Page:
The opinion of the court was delivered by: (Judge Conner)
Before the court are the parties' cross-motions for summary judgment (Docs. 11, 15), wherein plaintiffs Gerald and Joy Searle and defendant Credit Adjustments, Inc. (CAI), respectively seek judgment in their favor on all claims. The complaint alleges that CAI violated several provisions of the Fair Debt Collection Practices Act (FDCPA), 15 U.S.C. §§ 1692 to 1692p (West 2012), including those prohibiting misleading, harrassing, deceptive, and abusive conduct. For the reasons that follow, the court will deny the Searles' motion in full and grant CAI's motion in part.
The facts as set forth herein are undisputed unless otherwise noted, drawn from the parties' statements of facts and responses thereto (Docs. 21, 22, 23, 25), from the exhibits supporting the complaint and the motions (Docs. 1-1 to 1-4, Docs. 12-1 to 12-4, Doc. 14-7), and from the complaint's averments admitted in the answer (Docs. 1, 7). They are recounted only as necessary for disposition of the instant motions.
Gerald and Joy Searle are consumers living in Ohio. (Doc. 21, ¶ 1; Doc. 22, ¶ 1; Doc. 23, ¶ 1; Doc. 25, ¶ 1.) CAI is a debt collector with a business address in Ohio.
(Doc. 21, ¶ 1; Doc. 25, ¶ 1; Doc. 1, ¶ 5; Doc. 7, ¶ 5.) On June 20, 2007, Midwest Community Health Associates referred an account in Gerald Searle's name in the amount of $2558.08 to CAI for collection. (Doc. 22, ¶ 1; Doc. 23, ¶ 1.)
CAI maintains that on the same day that Midwest referred Mr. Searle's account to it, it issued the first of a series of written communications to Mr. Searle regarding the debt, the amount owed, and CAI's intent to collect upon the debt. (Doc. 22, ¶¶ 4, 8). The Searles, however, deny ever having received any communications from CAI until CAI sent them a letter dated September 17, 2010; the parties agree that such a letter was sent. (Doc. 22, ¶ 11; Doc. 23, ¶ 11; see also Doc. 1-1, at 2 (reproducing the Sept. 17, 2010 letter).) The letter, addressed to Gerald Searle, stated that the total balance on all accounts was $3222.48 and informed him of certain unpleasant consequences that could attend his failure to pay the full balance within ten days of the letter's date:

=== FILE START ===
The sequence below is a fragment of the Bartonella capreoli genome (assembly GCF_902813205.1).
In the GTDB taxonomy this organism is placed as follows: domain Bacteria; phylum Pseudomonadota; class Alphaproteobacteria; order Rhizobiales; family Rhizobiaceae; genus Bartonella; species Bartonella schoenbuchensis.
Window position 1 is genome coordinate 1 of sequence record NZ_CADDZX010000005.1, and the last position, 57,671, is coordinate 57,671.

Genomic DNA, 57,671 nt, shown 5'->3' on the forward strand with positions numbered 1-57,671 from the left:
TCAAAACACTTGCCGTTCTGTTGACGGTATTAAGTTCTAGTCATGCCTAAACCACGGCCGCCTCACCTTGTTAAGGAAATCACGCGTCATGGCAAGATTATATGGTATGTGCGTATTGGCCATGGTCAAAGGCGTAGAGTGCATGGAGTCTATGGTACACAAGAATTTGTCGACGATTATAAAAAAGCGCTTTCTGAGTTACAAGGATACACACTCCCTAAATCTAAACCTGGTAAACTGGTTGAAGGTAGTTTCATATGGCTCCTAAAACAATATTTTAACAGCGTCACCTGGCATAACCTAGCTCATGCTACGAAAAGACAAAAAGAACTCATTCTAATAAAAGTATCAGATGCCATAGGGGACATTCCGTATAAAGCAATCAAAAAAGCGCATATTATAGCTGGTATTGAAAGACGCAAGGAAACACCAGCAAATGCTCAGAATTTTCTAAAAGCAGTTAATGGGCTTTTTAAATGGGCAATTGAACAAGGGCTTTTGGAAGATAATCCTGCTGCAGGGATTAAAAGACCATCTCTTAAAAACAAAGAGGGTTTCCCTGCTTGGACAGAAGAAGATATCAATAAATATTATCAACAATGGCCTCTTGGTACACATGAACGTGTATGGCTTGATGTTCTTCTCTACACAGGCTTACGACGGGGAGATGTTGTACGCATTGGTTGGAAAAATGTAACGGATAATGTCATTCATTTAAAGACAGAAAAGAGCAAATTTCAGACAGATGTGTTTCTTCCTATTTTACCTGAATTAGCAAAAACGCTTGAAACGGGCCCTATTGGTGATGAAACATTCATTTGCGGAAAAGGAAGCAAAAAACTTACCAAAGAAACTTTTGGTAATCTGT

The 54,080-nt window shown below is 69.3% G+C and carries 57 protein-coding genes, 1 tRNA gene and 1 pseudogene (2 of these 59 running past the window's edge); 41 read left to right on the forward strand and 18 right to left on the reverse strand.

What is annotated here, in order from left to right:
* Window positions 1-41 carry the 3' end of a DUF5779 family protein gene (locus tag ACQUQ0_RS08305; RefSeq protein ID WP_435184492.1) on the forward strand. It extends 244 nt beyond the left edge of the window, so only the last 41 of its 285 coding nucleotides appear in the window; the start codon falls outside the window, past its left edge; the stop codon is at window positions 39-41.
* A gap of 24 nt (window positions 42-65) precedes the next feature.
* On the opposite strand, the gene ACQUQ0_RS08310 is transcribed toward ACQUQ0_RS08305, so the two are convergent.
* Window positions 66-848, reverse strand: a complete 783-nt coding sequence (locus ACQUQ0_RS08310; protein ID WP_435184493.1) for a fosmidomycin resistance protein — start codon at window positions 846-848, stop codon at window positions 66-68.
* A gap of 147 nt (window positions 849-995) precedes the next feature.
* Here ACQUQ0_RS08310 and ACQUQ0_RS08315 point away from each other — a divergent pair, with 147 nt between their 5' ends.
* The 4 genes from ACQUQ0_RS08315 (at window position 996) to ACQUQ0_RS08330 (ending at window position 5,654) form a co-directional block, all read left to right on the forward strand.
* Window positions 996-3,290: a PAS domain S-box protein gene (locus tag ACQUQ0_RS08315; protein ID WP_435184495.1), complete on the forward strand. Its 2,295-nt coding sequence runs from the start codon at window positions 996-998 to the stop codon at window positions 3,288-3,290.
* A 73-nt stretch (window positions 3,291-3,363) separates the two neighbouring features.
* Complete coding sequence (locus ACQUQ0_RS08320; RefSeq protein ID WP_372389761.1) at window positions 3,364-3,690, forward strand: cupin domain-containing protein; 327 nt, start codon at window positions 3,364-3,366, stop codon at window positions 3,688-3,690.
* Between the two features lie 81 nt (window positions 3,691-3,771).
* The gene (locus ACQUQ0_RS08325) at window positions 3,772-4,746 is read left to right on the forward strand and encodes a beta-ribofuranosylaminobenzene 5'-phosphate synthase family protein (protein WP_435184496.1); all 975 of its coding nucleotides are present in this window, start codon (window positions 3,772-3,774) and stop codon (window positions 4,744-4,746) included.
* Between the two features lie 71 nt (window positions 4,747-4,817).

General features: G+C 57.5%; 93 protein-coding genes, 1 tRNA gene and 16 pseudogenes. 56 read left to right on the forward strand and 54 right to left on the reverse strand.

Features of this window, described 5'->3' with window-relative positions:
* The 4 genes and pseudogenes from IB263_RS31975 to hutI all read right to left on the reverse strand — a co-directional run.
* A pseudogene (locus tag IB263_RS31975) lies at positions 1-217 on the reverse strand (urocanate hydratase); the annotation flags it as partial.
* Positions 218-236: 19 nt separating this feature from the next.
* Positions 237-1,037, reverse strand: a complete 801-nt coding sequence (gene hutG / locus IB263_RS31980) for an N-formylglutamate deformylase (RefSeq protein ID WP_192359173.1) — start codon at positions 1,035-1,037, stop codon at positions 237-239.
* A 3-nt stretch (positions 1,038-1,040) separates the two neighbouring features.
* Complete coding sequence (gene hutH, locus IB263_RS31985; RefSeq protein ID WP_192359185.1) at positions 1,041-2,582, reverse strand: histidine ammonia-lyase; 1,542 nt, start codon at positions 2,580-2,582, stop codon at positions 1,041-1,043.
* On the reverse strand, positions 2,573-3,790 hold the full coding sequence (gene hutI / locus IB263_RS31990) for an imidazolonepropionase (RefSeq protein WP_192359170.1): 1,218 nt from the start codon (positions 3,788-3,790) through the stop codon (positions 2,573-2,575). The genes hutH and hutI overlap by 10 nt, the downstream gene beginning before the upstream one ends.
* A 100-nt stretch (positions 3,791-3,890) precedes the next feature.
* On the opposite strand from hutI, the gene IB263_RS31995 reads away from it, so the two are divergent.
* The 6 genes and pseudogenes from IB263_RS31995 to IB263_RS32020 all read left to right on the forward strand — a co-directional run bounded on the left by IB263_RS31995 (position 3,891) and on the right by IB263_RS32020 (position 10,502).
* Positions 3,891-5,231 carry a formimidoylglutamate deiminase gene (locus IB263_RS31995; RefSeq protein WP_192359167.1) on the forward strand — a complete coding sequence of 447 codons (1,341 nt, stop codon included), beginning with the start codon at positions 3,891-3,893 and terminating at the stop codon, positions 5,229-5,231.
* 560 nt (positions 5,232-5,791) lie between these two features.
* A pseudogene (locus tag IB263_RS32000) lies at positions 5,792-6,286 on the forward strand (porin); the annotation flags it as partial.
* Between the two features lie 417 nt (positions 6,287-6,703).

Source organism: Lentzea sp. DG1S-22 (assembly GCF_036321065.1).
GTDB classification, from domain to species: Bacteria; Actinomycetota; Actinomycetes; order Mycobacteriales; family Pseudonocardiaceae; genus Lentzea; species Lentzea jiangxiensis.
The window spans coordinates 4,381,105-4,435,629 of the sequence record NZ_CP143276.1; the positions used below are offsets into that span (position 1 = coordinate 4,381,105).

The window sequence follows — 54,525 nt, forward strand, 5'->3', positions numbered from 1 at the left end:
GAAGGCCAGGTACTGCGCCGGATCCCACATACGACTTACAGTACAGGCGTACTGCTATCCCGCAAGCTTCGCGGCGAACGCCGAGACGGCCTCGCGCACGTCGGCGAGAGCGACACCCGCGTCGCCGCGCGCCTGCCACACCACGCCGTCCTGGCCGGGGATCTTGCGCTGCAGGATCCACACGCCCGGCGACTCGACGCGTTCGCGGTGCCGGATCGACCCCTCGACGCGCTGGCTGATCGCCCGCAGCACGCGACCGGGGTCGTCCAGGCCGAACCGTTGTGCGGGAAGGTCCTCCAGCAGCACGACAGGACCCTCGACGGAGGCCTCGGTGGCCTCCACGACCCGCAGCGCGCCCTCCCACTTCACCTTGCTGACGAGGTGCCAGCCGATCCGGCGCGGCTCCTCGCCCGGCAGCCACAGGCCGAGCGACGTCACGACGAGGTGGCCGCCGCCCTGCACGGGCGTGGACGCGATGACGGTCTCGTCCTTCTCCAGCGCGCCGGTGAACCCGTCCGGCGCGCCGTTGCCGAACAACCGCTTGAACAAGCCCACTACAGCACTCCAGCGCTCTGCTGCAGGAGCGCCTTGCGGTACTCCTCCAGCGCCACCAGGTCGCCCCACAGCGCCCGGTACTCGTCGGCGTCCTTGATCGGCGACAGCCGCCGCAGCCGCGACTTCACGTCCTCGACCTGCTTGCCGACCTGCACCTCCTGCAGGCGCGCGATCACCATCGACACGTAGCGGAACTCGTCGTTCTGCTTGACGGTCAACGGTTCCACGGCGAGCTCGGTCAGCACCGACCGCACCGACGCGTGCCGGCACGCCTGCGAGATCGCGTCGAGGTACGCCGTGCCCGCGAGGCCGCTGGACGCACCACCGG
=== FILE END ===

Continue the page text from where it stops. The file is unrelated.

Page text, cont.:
Your account(s) will be referred to our attorney in ten (10) days with instructions to seek judgment. If judgment is obtained, we will authorize our attorney to proceed with garnishment of your wages through your employer, SHILOH CHRISTIAN UNION CHURCH. Attachment of real estate and/or personal property may also be considered, if necessary, to settle this matter.
Court costs, garnishment fees, attachment fees, and interest allowed by the court will be added to your account.
To avoid this action, the sum of $3,222.48 must be paid to this office within ten (10) days of the date of this letter.
Attorney Referral Supervisor This communication is from a debt collector. This is an attempt to collect a debt and any information obtained will be used for that purpose.
(Doc. 1-1, at 2.) Seven days later, Midwest assigned Mr. Searle's account to CAI for the purposes of collecting the debt on the account. (Doc. 22, ¶ 15, Doc. 23, ¶ 15; see also Doc. 1-4, at 4 (reproducing the written instrument of assignment).)
CAI sent Mr. Searle another letter on October 7, eleven days after the September 17 letter, which stated CAI's intention to take legal action against Mr. Searle if he failed to pay up: